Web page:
Aging is an inevitable stage of development that receives too little attention despite its importance. Although it is true that life can remain meaningful well into advanced years, there are pains and challenges that are important to address.
Pain is one of the first things that comes to mind as we think about aging, whether watching loved ones who are getting older, or facing changes in ourselves as the years accumulate.
Pain associated with physical changes and decreased capacities
Most often we think initially about the pain associated with physical changes — arthritic knees, shoulders, and hips, swelling ankles, aching hands, and degenerative back disease. Especially challenging are the specific physical changes that impose limits on the activities that were once a source of self-esteem.
For others, the pain associated with diminished capacities of vision, hearing, mobility, and flexibility can make us less competent at things that have produced pleasure and satisfaction.
Psychological sources of pain have to do with still other kinds of changes and losses associated with getting older. These loses include ending of esteem-producing careers and the losses associated with death of loved ones, as well as contemplation of one’s own mortality.
Additional sources of psychological pain may involve worries about the future: whether adequate financial preparations have been made, when and how to retire, what to do that will feel meaningful after retirement, where one will live and with whom, and who will be there for support for medical procedures as well as the ongoing challenges of daily living.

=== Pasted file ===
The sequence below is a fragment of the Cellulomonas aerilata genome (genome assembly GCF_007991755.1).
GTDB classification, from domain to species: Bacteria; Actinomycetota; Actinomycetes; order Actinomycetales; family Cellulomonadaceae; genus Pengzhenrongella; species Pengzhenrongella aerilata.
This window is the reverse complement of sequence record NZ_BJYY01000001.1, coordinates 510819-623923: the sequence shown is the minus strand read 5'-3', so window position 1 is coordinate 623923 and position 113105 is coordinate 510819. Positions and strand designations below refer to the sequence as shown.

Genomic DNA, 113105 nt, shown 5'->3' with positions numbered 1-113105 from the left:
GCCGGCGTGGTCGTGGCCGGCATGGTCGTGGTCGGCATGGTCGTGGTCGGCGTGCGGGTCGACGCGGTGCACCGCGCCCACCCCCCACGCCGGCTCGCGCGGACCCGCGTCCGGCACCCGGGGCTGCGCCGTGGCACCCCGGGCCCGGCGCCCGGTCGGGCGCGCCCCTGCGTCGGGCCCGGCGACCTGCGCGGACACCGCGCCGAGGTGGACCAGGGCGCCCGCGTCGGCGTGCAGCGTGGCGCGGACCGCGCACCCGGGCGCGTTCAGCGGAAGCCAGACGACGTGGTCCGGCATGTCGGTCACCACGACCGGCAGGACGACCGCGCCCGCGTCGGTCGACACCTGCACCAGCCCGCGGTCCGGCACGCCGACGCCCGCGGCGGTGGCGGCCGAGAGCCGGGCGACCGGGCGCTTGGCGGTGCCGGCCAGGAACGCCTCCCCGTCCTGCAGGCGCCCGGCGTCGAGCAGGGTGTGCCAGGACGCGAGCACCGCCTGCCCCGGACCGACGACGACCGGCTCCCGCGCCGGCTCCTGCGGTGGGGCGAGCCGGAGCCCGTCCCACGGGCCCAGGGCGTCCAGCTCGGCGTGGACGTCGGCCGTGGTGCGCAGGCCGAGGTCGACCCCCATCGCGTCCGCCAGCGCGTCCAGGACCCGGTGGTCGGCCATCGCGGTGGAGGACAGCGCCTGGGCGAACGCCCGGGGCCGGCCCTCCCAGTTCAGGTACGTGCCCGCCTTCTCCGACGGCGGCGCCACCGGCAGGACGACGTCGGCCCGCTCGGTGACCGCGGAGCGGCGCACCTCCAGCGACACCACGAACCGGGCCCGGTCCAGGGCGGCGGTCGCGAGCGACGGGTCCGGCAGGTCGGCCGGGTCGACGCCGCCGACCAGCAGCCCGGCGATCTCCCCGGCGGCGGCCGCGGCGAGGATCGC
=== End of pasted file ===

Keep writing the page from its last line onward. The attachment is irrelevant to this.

Other changes that cause psychological pain are changes in appearance, as posture slackens, hair thins, fat appears in unwanted places, and wrinkles increase. Such changes may be particularly painful for men and women who have taken great pride in being physically attractive.
Easing the Pain
Managing the physical changes
Though the aches and pains associated with aging cannot be eliminated, they can often be reduced considerably. There is an increasing literature on meditation and mindfulness practices that help with pain management. Regular physical therapy and daily stretching can also make a huge difference. There are also many pain medications available that are non addicting. Talk freely with your primary care physician about the pain and impairment that you are experiencing and ask about treatment options, including medications that may be helpful.
Managing the psychological pain
Psychological pain can also be lessened. Talking about the aging process in a reflective and meaningful way with a therapist experienced in gerontology can make a real difference — a therapist who understands the psychological “injury“ of not being able to do things confidently that were once done with ease, and other changes that affect one’s sense of self. Psychologists refer to these as “narcissistic injuries“. For some, the injuries have to do with physical or intellectual activities that have produced a sense of pride but have become increasingly disappointing as performance wanes. Others can feel a similar kind of injury as former good looks diminish leading to a decreased sense of self-worth.
All of these are legitimate concerns that too often go unarticulated. For many, there is a sense of “not wanting to complain“ that may contribute to the added pain of silent suffering. And unlike earlier stages of development, the mentors who might have been helpful are no longer around to help us think through many of the most significant issues. But it is important to recognize that a trained therapist can often serve this important mentoring function and as well as providing other support for you and your loved ones.